Thursday morning came and my Aunt always made us eggs and English muffins. Then she would shoo us out of the kitchen so she could start preparing for dinner. One year, my Uncle wowed the visitors with television programs he had recorded from broadcast TV on his new VCR. It was amazing, you could watch a TV show anytime you wanted AND you could fast forward through the commercials! Soon the table would be stretched out with all the leaves in place and we would start counting the place settings and trying to guess who was coming for dinner. Meanwhile my Dad and Uncle would settle in for that traditional Thanksgiving pastime: watching the football game.
Of course, dinner was always fantastic. My Aunt was a wonderful cook who always made more food than could fit on the table. All the classics made their stop on my plate as we passed it all around the table. Even when you tried to take just a little of everything, your plate still ended up overflowing and you had to take off your belt just to get through it all. Somewhere along the way, my Aunt and I started a tradition of taking a long walk after dinner while everyone else hit the couch for a post turkey nap. Those were special times where I shared all the difficulties of growing up and my Aunt always listened and offered her advice, or sometimes just a sympathetic ear.
Friday and Saturday were spent traversing the countryside visiting other relatives and catching up on how my cousins had changed or grown over the past year. Over the years, catching snakes and turtles in the back yard with my female cousins gave way to concerns about hair and nails. Some of the greatest memories in that old house were the reenactments of the show as we all sang along to the Grease soundtrack on the old turntable.
Finally, Sunday came and with it, the long drive home. It was the same 10-hours, but it always felt like it whizzed by and we were home before we knew it…already anxious for next year when we would get to visit again. Those were truly magical days that I will never forget.
These days, Thanksgiving feels like it is very different, but also very much the same. We are at home now, and I get to play the part of the Dad. I make the pies the day before and hide them. We all watch some football on TV while I time putting the turkey in the oven so dinner is ready at just the right time. Many of my holiday recipes have changed over the years, but the classics are all represented on our table.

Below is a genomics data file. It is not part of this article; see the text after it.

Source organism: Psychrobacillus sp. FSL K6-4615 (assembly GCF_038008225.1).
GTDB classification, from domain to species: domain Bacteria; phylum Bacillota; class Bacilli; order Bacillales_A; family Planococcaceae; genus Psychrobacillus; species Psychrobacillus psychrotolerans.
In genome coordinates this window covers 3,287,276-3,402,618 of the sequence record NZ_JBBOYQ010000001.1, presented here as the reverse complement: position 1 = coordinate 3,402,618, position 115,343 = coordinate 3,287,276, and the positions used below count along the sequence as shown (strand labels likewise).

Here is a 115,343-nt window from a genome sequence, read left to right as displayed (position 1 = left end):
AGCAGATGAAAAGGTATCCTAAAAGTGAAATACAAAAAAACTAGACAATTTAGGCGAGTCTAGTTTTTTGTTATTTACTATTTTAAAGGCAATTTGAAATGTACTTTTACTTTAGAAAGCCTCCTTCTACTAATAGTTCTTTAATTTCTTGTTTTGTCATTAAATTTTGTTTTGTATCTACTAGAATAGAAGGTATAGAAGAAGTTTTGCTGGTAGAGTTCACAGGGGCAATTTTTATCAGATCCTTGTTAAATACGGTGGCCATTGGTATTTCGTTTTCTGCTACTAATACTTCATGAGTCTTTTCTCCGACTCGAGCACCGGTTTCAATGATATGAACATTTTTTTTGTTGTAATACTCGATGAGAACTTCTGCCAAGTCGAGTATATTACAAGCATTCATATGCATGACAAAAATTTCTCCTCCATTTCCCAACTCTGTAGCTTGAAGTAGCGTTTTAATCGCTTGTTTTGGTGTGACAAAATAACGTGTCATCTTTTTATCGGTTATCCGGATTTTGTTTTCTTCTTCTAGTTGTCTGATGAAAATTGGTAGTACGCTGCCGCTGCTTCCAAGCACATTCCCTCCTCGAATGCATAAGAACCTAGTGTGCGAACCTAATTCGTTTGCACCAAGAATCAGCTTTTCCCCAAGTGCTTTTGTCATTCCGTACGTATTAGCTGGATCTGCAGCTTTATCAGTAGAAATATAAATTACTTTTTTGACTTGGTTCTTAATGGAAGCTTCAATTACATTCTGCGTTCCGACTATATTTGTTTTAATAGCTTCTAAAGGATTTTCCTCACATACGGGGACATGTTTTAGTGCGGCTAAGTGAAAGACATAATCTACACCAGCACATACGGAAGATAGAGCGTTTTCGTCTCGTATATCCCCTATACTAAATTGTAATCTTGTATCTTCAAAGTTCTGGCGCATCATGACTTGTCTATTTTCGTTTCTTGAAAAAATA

Ask anyone and they will tell you, the star of the classic Thanksgiving table is the turkey. It just isn’t Thanksgiving without that special guest. There are so many ways to make a great turkey for your holiday table, but this bird takes a little planning and preparation to get it just right.
The first hurdle is obtaining a bird. Don’t wait until the last minute to buy your turkey, you want to make sure you have plenty of time to get to know each other. These birds are finicky guests and yours may seem cold and unyielding when you first get it home…or it could just be that it is frozen. If you got a fresh turkey, then you can stash it in the fridge and skip down to the next section. But if you got a frozen turkey, you need time to get that bird thawed.
This is a process that you want to take your time with, and keep that bird cold. As it begins to warm up, bacteria can begin to grow. That means that the “leave it on the counter” method is the worst way to go. The outside of the turkey will get warm, while the inside is still frozen, and bacteria loves a warm bird sitting out on the counter. The best bet is to leave it in the fridge to thaw slowly. It should take about 24 hours for every 4-5 pounds of bird. If you got one of those monstrously huge turkeys, it could take almost a week to thaw completely, so plan ahead. If you are shorter on time, drop that bird in some cold water to thaw. That should take about 30 minutes per pound to get there. Even with this method, you are still looking at hours to reach a full thaw. Keep the water cold and change it fairly often until you are sure everything is thawed. If you are sitting there with a frozen bird while your family is watching the parade on TV…start thinking about how you will order a pizza for dinner. This chart from Foodsafety.gov is a good guide for thawing times.